You Can't Control What Other People Think
by Rick Brenner
Ever think that the world would be a much better place if you could control what other people think? Maybe it would be. And maybe not...
Maybe you've never thought this, but many people have: "The World would be a better place if only people would think like I do." Rarely is this a useful thought. You can influence others, once in a while, maybe. But you can't control what other people think. The evidence is overwhelming.
In a world where people can control what other people think:
- …there will be only one brand of toothpaste, and we'll all like it
- …meetings will be much shorter because we'll always agree about everything and we'll all arrive on time
- …there will be no divorce lawyers, because there will be no divorces
- …there will be a broccoli shortage because the broccoli people will figure out how to make everyone like it
- …there will be no need for war, bullies, editorials, elections, cosmetics, or advertising. Hmmm. Sounds pretty good.
- …we'll be able to control what we ourselves think (I don't know about you, but I can't do that now)
- …we won't lose as many arguments because everyone will have the same opinion
- …we won't have to dress to impress anyone else, because we'll figure out other ways to impress them that don't involve dry cleaning
- …there will be no salespeople because everyone with something to sell will know how to make us want it
- …we won't have to say You can't control what other
people think. The evidence
is overwhelming.no to anyone because we'll know how to force them to withdraw their requests or not make them in the first place
- …we'll be able to trust everyone
- …our supervisors will love everything we do
- …the people we supervise will love doing whatever we ask them to do
- …all projects will have the resources and time their people think they need (but they will still be wrong by 100%)
- …cable news programs will still be bad, but instead of their guests yelling at each other, they will all agree with each other
- …children will rule the world
- …no, never mind, dogs will rule the world
- …lying will actually work
- …performance reviews will all be "exceeds expectations"
- …raises will still be low, but we'll think they're fine
- …employers won't provide paid vacation time, because we'll all be perfectly happy working 52 weeks
- …everyone will be patriotic in ways we approve of
- …there will be no new ideas because everyone will think, "Hey, I thought of that, too"
- …we'll all be wrong at exactly the same time, in exactly the same way
- …there will be only one country
- …people will probably still argue about religion (some things never change)
So, are you convinced that you can't control what other people think? No? Well, I can't control what you think. Top Next Issue
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More articles on Workplace Politics:
- Nasty Questions: Part II
- In meetings, telemeetings, and email we sometimes ask questions that aren't intended to elicit information. Rather, they're indirect attacks intended to advance the questioner's political agenda. Here's part two of a catalog of some favorite tactics.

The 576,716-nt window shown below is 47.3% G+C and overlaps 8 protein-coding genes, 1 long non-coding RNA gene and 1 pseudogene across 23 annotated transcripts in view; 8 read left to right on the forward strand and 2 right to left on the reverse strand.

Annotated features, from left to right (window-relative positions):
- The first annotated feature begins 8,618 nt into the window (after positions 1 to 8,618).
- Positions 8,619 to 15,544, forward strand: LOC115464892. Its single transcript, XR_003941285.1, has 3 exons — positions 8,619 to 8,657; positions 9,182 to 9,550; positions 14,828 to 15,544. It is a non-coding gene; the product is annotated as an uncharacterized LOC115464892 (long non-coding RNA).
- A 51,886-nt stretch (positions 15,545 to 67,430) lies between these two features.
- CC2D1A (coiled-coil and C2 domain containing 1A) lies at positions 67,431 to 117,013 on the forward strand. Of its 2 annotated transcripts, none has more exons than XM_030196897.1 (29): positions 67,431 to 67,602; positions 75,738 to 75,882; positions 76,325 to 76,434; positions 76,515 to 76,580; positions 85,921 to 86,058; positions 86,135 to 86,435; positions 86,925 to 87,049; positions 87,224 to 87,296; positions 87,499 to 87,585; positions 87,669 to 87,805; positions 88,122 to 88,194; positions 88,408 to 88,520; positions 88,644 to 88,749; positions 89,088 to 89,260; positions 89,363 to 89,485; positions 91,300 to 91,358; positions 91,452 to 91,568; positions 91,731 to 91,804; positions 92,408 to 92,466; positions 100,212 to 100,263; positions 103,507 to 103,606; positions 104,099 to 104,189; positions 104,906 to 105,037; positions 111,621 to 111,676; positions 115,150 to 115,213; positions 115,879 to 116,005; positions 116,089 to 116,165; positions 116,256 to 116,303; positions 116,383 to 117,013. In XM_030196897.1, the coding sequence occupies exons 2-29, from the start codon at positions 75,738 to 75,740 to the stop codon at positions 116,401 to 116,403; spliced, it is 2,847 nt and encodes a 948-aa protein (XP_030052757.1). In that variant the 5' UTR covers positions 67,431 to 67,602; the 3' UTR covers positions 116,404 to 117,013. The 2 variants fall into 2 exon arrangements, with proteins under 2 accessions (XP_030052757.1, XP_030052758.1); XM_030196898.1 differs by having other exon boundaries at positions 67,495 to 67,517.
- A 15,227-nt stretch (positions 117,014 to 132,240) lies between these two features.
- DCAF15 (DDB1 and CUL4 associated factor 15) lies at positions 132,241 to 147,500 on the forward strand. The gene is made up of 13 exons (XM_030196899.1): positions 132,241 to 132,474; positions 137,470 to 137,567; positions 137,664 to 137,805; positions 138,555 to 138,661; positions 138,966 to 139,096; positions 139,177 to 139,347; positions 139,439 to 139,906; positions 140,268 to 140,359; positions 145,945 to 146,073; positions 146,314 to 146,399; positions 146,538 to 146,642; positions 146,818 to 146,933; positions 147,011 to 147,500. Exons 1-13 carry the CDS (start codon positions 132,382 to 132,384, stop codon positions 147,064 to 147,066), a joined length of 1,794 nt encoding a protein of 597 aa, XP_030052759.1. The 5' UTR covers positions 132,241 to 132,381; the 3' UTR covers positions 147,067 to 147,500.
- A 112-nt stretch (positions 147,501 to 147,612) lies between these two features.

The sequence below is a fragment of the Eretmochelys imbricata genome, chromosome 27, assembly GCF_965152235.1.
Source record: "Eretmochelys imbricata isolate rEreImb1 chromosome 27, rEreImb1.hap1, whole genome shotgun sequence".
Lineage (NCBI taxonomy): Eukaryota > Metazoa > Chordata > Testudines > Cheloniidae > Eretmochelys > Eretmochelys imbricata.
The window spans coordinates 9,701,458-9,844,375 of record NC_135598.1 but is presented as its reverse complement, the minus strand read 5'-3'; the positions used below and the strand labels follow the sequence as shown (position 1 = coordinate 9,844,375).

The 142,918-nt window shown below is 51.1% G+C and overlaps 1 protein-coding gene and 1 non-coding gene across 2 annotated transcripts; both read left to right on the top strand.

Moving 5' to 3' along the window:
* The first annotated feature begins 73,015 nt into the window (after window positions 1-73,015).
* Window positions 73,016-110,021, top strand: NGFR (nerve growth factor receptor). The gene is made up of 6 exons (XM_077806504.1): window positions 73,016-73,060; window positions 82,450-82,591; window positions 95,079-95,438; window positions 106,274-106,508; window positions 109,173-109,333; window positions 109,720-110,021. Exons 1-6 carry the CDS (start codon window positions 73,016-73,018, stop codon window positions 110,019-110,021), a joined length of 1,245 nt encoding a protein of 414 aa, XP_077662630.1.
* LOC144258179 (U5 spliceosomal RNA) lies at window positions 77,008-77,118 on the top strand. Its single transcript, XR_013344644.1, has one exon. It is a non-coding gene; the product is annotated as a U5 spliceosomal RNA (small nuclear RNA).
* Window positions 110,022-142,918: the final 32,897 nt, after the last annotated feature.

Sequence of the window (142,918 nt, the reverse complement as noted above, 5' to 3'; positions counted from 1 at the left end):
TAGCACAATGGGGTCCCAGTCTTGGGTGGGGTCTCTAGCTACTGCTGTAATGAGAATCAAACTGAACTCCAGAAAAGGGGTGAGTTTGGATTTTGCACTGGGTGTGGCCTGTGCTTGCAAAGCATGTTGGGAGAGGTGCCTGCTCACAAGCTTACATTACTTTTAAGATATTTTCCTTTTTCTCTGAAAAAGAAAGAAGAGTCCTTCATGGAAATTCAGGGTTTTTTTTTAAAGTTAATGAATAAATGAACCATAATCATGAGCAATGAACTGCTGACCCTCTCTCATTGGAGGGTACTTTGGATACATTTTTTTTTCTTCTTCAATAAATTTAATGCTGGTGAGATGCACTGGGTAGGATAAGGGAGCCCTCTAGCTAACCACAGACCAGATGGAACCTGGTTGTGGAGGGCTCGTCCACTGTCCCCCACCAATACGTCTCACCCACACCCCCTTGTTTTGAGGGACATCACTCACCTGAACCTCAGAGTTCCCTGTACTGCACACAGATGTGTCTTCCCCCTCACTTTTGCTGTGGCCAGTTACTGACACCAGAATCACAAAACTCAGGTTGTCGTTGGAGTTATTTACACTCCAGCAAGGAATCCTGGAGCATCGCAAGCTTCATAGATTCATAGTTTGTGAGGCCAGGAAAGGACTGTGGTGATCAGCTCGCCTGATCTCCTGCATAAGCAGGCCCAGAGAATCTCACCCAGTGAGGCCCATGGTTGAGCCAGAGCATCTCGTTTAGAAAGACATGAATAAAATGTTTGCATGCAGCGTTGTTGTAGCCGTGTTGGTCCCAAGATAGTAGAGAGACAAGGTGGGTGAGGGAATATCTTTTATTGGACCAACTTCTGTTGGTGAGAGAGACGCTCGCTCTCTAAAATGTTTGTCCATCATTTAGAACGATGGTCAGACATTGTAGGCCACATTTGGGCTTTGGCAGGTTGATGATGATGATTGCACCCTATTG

- Extrasensory Deception: Part II
- In negotiating agreements, the partners who do the drafting have an ethical obligation not to exploit the advantages of the drafting role. Some drafters don't meet that standard.
- Political Framing: Communications
- In organizational politics, one class of toxic tactics is framing — accusing a group or individual by offering interpretations of their actions to knowingly and falsely make them seem responsible for reprehensible or negligent acts. Here are some communications tactics framers use.
- Some Hazards of Skip-Level Interviews: Part II
- Skip-level interviews are dialogs between a subordinate and the subordinate's supervisor's supervisor. They can be both heplful and hazardous. Here's Part II of a little catalog of the hazards.
- Grace Under Fire: Part II
- When we debate at work, things sometimes turn unpleasant. Out of control, one party might maneuver the other into losing control. If we have better tools for recognizing these tactics, we're better able to maintain self-control. Here's Part II of such a toolkit.
See also Workplace Politics and Personal, Team, and Organizational Effectiveness for more related articles.
Forthcoming Issues of Point Lookout
- Coming October 7: Contextual Causes of Conflict: Part I
- When destructive conflict erupts, we usually hold responsible only the people directly involved. But the choices of others, and general circumstances, can be the real causes of destructive conflict. Available here and by RSS on October 7.
- And on October 14: Contextual Causes of Conflict: Part II
- Too often we assume that the causes of destructive conflict lie in the behavior or personalities of the people directly participating in the conflict. Here's Part II of an exploration of causes that lie elsewhere. Available here and by RSS on October 14.
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